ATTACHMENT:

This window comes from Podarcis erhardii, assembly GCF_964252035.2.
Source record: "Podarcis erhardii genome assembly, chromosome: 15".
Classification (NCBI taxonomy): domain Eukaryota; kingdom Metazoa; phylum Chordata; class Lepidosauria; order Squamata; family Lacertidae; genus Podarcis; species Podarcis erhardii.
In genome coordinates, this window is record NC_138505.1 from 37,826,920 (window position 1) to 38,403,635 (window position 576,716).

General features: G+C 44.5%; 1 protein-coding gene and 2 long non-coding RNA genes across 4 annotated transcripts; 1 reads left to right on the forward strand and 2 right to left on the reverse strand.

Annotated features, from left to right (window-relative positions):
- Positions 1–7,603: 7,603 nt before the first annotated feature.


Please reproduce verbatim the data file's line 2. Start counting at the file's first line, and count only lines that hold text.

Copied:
Source record: "Podarcis erhardii genome assembly, chromosome: 15".